WASHINGTON – The Supreme Court ruled broadly Wednesday in favor of the religious rights of employers in two cases that could leave more than 70,000 women without free contraception and tens of thousands of people with no way to sue for job discrimination.
In both cases the court ruled 7-2, with two liberal justices joining conservatives in favor of the Trump administration and religious employers.
In the more prominent of the two cases, involving President Barack Obama’s health care overhaul, the justices greenlighted changes the Trump administration had sought. The administration announced in 2017 that it would allow more employers to opt out of providing the no-cost birth control coverage required under the law, but lower courts had blocked the changes.
The ruling is a significant election-year win for President Donald Trump, who counts on heavy support from evangelicals and other Christian groups for votes and policy backing. It was also good news for the administration, which in recent weeks has seen headline-making Supreme Court decisions go against its positions.
In one of those earlier cases, the court rejected Trump’s effort to end legal protections for 650,000 young immigrants. In another, the justices said a landmark civil rights law protects gay, lesbian and transgender people from discrimination in employment.
Another particularly important decision for Trump is ahead. The justices are expected to announce Thursday whether Congress and the Manhattan district attorney can see the president's taxes and other financial records he has fought to keep private.
In its second big ruling on Wednesday, the court sided with two Catholic schools in California in a decision underscoring that certain employees of religious schools can’t sue for employment discrimination.
Lay teachers whose contracts had not been renewed had sued their schools. But Justice Samuel Alito wrote in his majority opinion: “When a school with a religious mission entrusts a teacher with the responsibility of educating and forming students in the faith, judicial intervention into disputes between the school and the teacher threatens the school’s independence in a way that the First Amendment does not allow."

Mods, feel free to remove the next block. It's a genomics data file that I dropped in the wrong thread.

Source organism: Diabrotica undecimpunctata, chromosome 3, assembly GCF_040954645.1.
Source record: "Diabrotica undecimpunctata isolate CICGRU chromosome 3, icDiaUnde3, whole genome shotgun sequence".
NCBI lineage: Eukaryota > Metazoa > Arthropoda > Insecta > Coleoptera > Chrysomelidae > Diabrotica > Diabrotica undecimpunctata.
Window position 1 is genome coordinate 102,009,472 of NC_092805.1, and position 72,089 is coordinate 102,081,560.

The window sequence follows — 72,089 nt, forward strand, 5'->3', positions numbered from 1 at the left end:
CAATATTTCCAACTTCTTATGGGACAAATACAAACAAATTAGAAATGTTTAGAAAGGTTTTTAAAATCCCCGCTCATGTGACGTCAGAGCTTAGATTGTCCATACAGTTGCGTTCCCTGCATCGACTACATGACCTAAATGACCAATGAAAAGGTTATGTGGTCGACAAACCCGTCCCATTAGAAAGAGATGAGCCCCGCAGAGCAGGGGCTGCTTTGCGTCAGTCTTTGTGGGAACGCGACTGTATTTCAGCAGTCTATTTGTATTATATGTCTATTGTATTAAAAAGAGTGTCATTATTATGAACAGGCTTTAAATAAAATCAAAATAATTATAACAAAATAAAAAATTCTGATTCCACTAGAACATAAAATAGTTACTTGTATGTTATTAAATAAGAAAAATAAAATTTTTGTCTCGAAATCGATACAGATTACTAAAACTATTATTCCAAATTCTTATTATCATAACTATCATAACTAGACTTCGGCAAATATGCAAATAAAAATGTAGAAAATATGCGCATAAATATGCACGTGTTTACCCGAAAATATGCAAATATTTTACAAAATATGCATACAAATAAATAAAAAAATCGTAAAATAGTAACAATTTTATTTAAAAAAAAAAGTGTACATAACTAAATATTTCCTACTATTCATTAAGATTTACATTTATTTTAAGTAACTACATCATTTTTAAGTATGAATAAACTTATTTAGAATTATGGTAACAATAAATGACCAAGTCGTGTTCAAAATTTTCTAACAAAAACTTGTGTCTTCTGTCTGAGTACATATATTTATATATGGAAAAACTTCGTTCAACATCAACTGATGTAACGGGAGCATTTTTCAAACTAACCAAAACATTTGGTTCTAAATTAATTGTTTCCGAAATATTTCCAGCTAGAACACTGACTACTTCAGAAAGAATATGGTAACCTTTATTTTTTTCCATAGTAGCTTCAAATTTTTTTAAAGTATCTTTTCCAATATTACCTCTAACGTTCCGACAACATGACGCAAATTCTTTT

The court's birth-control decision was cheered by conservative groups, and White House spokeswoman Kayleigh McEnany joined in. “Today’s Supreme Court ruling is a big win for religious freedom and freedom of conscience,” she said in a statement.
Liberal groups and Democrats, including House Speaker Nancy Pelosi, decried the decision, which she called a “fundamental misreading” of the health care law. Presumptive Democratic presidential nominee Joe Biden said the decision will make it “easier for the Trump-Pence Administration to continue to strip health care from women.”
The Trump administration is still seeking to overturn Obama's Affordable Care Act in its entirety. It has joined Texas and other Republican-led states in calling on the justices to do just that. The case is scheduled to be argued in the court term that begins in October.
Justice Clarence Thomas, writing for the majority of the court, said in Wednesday's decision that the administration has the authority to make its birth-control coverage changes and followed appropriate procedures in doing so.
The government has estimated that the rule changes would cause between 70,000 women and 126,000 women to lose contraception coverage in one year.
Justice Ruth Bader Ginsburg cited those numbers in dissenting.
"Today, for the first time, the Court casts totally aside countervailing rights and interests in its zeal to secure religious rights to the nth degree,” she wrote in a dissent joined by Justice Sonia Sotomayor.
Birth control coverage has been a topic of contention since the health care law was passed.
“The ACA’s contraceptive mandate ... has existed for approximately nine years. Litigation surrounding that requirement has lasted nearly as long,” Thomas wrote.
Initially, churches, synagogues and mosques were exempt from the contraceptive coverage requirement. The Obama administration also created a way by which religiously affiliated organizations including hospitals, universities and charities could opt out of paying for contraception, but women on their health plans would still get no-cost birth control. Some groups complained the opt-out process itself violated their religious beliefs, and years of legal wrangling followed.
After Trump took office, officials announced changes. Under a new policy issued by the Department of Health and Human Services, more categories of employers, including publicly traded companies, can opt out of providing no-cost birth control to women by claiming religious objections. The policy also allows some employers, though not publicly traded companies, to raise moral objections and do the same.
The changes were blocked by courts after New Jersey and Pennsylvania challenged them.
Future administrations could attempt to alter the Trump administration rules. And two liberal justices who sided with the administration, Elena Kagan and Stephen Breyer, suggested the legal fight over the administration's changes may continue.
Pennsylvania Attorney General Josh Shapiro said in a statement after the ruling, "This fight is not over."
In the religious-schools discrimination case, the court had ruled unanimously in 2012 that the Constitution prevents ministers from suing their churches for employment discrimination, but the justices didn’t rigidly define who counts as a minister.
Associated Press writer Mark Sherman contributed to this report.